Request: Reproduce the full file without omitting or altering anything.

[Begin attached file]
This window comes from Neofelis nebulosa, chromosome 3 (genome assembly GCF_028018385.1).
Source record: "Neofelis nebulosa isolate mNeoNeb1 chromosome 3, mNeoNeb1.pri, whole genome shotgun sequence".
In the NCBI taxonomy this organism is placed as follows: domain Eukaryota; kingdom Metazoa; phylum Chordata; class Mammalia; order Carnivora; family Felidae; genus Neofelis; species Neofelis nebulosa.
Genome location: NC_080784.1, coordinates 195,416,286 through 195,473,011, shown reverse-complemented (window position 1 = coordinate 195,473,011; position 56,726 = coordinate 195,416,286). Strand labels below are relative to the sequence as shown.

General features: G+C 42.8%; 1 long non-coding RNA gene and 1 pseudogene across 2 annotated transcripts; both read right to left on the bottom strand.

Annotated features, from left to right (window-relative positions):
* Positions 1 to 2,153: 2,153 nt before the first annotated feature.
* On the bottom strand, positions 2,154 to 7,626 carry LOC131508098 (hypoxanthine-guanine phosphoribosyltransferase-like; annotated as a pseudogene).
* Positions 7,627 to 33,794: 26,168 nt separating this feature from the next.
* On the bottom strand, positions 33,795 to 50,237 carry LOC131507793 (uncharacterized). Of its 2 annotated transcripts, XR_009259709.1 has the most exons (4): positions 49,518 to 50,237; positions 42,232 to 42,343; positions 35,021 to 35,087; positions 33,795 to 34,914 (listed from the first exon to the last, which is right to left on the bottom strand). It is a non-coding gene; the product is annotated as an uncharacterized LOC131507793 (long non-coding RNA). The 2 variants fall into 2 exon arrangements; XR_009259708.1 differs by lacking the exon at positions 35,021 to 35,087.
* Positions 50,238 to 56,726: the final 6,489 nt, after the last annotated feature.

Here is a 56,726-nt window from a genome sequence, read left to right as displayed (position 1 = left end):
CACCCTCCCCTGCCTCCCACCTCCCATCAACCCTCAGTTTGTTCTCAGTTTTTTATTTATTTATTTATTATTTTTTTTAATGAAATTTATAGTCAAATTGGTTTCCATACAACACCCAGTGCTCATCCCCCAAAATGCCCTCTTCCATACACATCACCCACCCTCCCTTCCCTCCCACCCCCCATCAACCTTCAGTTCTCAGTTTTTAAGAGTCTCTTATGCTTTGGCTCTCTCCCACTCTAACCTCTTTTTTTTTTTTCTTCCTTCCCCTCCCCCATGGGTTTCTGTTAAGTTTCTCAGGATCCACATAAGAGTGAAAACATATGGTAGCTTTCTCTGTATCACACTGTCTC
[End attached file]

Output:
This window comes from Neofelis nebulosa, chromosome 3 (genome assembly GCF_028018385.1).
Source record: "Neofelis nebulosa isolate mNeoNeb1 chromosome 3, mNeoNeb1.pri, whole genome shotgun sequence".
In the NCBI taxonomy this organism is placed as follows: domain Eukaryota; kingdom Metazoa; phylum Chordata; class Mammalia; order Carnivora; family Felidae; genus Neofelis; species Neofelis nebulosa.
Genome location: NC_080784.1, coordinates 195,416,286 through 195,473,011, shown reverse-complemented (window position 1 = coordinate 195,473,011; position 56,726 = coordinate 195,416,286). Strand labels below are relative to the sequence as shown.

General features: G+C 42.8%; 1 long non-coding RNA gene and 1 pseudogene across 2 annotated transcripts; both read right to left on the bottom strand.

Annotated features, from left to right (window-relative positions):
* Positions 1 to 2,153: 2,153 nt before the first annotated feature.
* On the bottom strand, positions 2,154 to 7,626 carry LOC131508098 (hypoxanthine-guanine phosphoribosyltransferase-like; annotated as a pseudogene).
* Positions 7,627 to 33,794: 26,168 nt separating this feature from the next.
* On the bottom strand, positions 33,795 to 50,237 carry LOC131507793 (uncharacterized). Of its 2 annotated transcripts, XR_009259709.1 has the most exons (4): positions 49,518 to 50,237; positions 42,232 to 42,343; positions 35,021 to 35,087; positions 33,795 to 34,914 (listed from the first exon to the last, which is right to left on the bottom strand). It is a non-coding gene; the product is annotated as an uncharacterized LOC131507793 (long non-coding RNA). The 2 variants fall into 2 exon arrangements; XR_009259708.1 differs by lacking the exon at positions 35,021 to 35,087.
* Positions 50,238 to 56,726: the final 6,489 nt, after the last annotated feature.

Here is a 56,726-nt window from a genome sequence, read left to right as displayed (position 1 = left end):
CACCCTCCCCTGCCTCCCACCTCCCATCAACCCTCAGTTTGTTCTCAGTTTTTTATTTATTTATTTATTATTTTTTTTAATGAAATTTATAGTCAAATTGGTTTCCATACAACACCCAGTGCTCATCCCCCAAAATGCCCTCTTCCATACACATCACCCACCCTCCCTTCCCTCCCACCCCCCATCAACCTTCAGTTCTCAGTTTTTAAGAGTCTCTTATGCTTTGGCTCTCTCCCACTCTAACCTCTTTTTTTTTTTTCTTCCTTCCCCTCCCCCATGGGTTTCTGTTAAGTTTCTCAGGATCCACATAAGAGTGAAAACATATGGTAGCTTTCTCTGTATCACACTGTCTC